Republican Sen. John Cornyn asked the judge about a speech in which she said, "judges may develop a novel approach to a... set of facts... that pushes the law in a new direction."
"Do you believe judges ever change the law?" Cornyn asked.
Sotomayor explained she meant that judges do not change the law but how to interpret certain laws. That interpretation can change, she said, based on changing laws from Congress, social norms, or technological developments that change the facts in a case.
"I'm passionate about the practice of law and judging," she said, "passionate in the sense of respecting the rule of law."
She intended to tell her audience in that speech, she said, "Don't participate in the cynicism that people express of our legal system."
Cornyn also asked about a 2001 speech in which she spoke about how difference between men and women can affect their professional lives.
A different life experience, Sotomayor said, "helps you listen and understand."
"It doesn't change what the law is and what the law commands," she added.
She explained how one's experience as a prosecutor may be applicable in a criminal case but not an antitrust suit.
"It improves the public confidence that there are judges with a variety of different backgrounds on the bench," she said, ensuring that "all arguments will be understood."
As on Tuesday, Republicans on the Senate Judiciary Committee are using Sotomayor's confirmation hearing to raise doubts about her fairness, while Democrats are portraying the 55-year-old New Yorker as a model jurist.
"I suspect the White House is delighted with the nominee's first day under questioning," CBS News chief legal analyst Andrew Cohen says. "She didn't make any gaffes, she kept her cool, she didn't reveal many hints about her positions in future cases and she explained patiently all those out-of-court statements that got her in a bit of trouble."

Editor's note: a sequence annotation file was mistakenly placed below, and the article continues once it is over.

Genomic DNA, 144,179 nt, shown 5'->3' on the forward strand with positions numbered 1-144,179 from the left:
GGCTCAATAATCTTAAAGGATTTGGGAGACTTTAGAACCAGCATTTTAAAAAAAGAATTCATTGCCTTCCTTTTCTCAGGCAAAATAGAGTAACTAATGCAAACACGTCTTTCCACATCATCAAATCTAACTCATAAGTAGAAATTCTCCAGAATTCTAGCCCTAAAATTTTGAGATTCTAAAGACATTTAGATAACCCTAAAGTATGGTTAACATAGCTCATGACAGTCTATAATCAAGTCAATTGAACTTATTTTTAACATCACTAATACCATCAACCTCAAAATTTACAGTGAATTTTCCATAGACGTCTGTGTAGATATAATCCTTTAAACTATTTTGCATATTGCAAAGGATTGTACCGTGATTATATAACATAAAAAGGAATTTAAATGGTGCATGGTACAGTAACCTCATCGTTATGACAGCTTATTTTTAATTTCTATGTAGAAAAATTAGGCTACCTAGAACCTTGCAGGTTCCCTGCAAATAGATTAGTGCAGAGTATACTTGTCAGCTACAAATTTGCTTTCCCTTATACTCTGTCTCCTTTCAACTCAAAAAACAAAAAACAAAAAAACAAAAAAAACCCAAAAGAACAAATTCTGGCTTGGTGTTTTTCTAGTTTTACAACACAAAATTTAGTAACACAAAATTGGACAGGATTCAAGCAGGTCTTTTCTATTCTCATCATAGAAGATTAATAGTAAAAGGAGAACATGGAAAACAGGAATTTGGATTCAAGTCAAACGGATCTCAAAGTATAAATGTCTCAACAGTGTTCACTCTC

Under questioning Tuesday, Sotomayor tried to take away one line of Republican attack when she distanced herself from the man who nominated her, President Barack Obama.
Asked whether she shared Mr. Obama's view - stated when he was a senator - that in some cases, the key determinant is "what is in the judge's heart," Sotomayor said she does not.
"I wouldn't approach the issue of judging in the way the president does," she said. "Judges can't rely on what's in their heart. They don't determine the law. Congress makes the laws. The job of a judge is to apply the law."
Time and again, she put her record on display to answer charges of bias.
Sotomayor backed away from perhaps the most damaging words that had been brought up since Mr. Obama nominated her seven weeks ago - a comment she made on several occasions suggesting that a "wise Latina" judge would usually reach better conclusions than a white man. She called the remark "a rhetorical flourish that fell flat."
"It was bad because it left an impression that I believed that life experiences commanded a result in a case, but that's clearly not what I do as a judge," Sotomayor said.
Republicans were not satisfied with her answers.
Sen. Lindsey Graham, R-S.C., said he could end up voting for Sotomayor but wants to make sure she is the judge with what he called a moderately liberal record, not a liberal activist.
"That's what we're trying to figure out - who are we getting here?" he said.
Despite the Republican attacks, Cohen says, "you get the sense that even they don't really have a ton of ammunition to use against her - remember she was twice confirmed by this same Committee in the 1990s."
More coverage of the Sotomayor confirmation hearings:
Sotomayor Pressed on Gun Rights
Republicans Aren't Sold on "Wise Latina" Explanation
Sotomayor Goes to Rope-a-Dope Strategy
Analysis: Sotomayor Has Been Very Cautious
Sotomayor: Abortion Law Is "Settled"
Sotomayor Treads Lightly On Gun Issue
Sotomayor Hearings Update: Is She a Prop for Larger Fight?
Sotomayor Promises "Fidelity to the Law"
Sotomayor Hearings as Partisan Platform
Sotomayor's Confirmation To-Do List